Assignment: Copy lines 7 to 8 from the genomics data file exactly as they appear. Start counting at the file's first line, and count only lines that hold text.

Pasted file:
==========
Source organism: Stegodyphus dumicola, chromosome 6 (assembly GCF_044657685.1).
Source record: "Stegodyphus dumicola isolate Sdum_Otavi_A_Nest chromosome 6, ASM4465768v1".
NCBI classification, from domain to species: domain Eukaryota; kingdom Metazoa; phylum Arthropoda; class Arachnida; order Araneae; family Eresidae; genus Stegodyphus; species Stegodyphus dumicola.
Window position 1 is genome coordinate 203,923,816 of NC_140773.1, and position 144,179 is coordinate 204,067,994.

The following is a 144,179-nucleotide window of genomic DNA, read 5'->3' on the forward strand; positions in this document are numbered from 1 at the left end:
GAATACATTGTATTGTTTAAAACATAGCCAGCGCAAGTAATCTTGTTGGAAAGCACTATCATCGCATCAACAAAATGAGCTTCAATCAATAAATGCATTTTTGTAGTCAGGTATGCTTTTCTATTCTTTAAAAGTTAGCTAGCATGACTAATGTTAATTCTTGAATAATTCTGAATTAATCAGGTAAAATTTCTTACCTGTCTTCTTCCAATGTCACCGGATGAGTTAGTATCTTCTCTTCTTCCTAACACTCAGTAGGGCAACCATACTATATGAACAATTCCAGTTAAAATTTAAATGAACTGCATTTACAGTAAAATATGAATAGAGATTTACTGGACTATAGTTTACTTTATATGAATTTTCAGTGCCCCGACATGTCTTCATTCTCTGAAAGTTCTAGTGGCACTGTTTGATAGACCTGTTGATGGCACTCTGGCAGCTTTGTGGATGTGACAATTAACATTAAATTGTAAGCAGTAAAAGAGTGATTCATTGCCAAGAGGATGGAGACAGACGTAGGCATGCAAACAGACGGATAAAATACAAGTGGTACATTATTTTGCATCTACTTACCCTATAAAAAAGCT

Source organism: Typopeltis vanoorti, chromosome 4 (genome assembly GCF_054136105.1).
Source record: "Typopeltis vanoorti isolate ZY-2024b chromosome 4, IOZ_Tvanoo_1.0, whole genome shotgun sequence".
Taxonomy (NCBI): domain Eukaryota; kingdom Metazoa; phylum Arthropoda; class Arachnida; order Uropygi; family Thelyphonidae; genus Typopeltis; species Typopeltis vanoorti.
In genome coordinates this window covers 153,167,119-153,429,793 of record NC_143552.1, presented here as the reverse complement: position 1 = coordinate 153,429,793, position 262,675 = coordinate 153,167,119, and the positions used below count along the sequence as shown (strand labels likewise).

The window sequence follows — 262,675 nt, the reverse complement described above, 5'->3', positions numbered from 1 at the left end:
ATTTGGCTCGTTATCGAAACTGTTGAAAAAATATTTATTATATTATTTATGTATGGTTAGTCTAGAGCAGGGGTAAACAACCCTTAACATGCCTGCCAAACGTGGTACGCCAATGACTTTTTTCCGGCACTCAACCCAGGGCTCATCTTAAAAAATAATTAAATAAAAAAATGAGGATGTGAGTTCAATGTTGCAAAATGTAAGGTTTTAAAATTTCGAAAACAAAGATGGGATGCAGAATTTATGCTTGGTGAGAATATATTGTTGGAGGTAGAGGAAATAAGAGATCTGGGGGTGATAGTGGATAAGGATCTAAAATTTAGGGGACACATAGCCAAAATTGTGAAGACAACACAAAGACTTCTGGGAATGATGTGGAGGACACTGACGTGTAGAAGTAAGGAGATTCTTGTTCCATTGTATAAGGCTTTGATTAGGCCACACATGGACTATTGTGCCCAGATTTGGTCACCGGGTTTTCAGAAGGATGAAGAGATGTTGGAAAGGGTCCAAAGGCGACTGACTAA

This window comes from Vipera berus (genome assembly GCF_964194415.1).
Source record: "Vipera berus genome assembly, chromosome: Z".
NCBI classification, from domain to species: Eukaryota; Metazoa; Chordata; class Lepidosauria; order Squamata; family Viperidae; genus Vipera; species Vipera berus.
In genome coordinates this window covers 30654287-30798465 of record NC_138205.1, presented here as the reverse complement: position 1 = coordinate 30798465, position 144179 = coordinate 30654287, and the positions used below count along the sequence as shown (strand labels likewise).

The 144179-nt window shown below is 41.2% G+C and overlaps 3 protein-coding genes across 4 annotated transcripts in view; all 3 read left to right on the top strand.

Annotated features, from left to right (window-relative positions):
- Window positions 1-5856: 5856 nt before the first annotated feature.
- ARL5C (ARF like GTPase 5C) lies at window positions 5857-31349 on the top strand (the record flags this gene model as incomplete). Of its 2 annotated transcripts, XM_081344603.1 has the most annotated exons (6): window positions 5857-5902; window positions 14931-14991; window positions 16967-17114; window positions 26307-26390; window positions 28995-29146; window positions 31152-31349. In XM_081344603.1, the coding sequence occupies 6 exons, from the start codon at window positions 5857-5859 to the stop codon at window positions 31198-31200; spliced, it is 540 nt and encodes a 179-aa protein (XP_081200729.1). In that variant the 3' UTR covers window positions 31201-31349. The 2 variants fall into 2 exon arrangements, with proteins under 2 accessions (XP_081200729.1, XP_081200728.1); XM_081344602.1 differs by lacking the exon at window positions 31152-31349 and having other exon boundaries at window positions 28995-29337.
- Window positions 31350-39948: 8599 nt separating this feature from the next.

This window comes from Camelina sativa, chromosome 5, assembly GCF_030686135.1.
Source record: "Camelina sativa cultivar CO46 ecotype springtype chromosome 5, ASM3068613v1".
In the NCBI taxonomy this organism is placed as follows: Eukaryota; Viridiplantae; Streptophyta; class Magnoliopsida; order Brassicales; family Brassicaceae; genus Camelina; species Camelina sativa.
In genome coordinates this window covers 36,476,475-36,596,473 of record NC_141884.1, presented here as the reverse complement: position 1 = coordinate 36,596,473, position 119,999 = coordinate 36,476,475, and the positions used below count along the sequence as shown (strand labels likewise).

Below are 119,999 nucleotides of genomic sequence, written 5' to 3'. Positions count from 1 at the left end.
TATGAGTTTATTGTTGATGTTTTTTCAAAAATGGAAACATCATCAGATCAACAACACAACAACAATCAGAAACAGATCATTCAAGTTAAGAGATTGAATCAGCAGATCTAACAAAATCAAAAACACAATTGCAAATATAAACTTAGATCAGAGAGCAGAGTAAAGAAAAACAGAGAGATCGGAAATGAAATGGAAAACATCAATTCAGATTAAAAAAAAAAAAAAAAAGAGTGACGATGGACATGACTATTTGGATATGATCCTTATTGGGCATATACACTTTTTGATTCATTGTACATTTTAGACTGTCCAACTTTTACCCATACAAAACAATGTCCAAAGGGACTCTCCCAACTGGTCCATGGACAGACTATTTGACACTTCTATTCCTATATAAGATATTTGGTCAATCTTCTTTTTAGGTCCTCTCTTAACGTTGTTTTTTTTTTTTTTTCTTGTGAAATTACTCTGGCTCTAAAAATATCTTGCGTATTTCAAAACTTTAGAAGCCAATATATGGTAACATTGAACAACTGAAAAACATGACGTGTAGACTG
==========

Source organism: Typopeltis vanoorti, chromosome 4 (genome assembly GCF_054136105.1).
Source record: "Typopeltis vanoorti isolate ZY-2024b chromosome 4, IOZ_Tvanoo_1.0, whole genome shotgun sequence".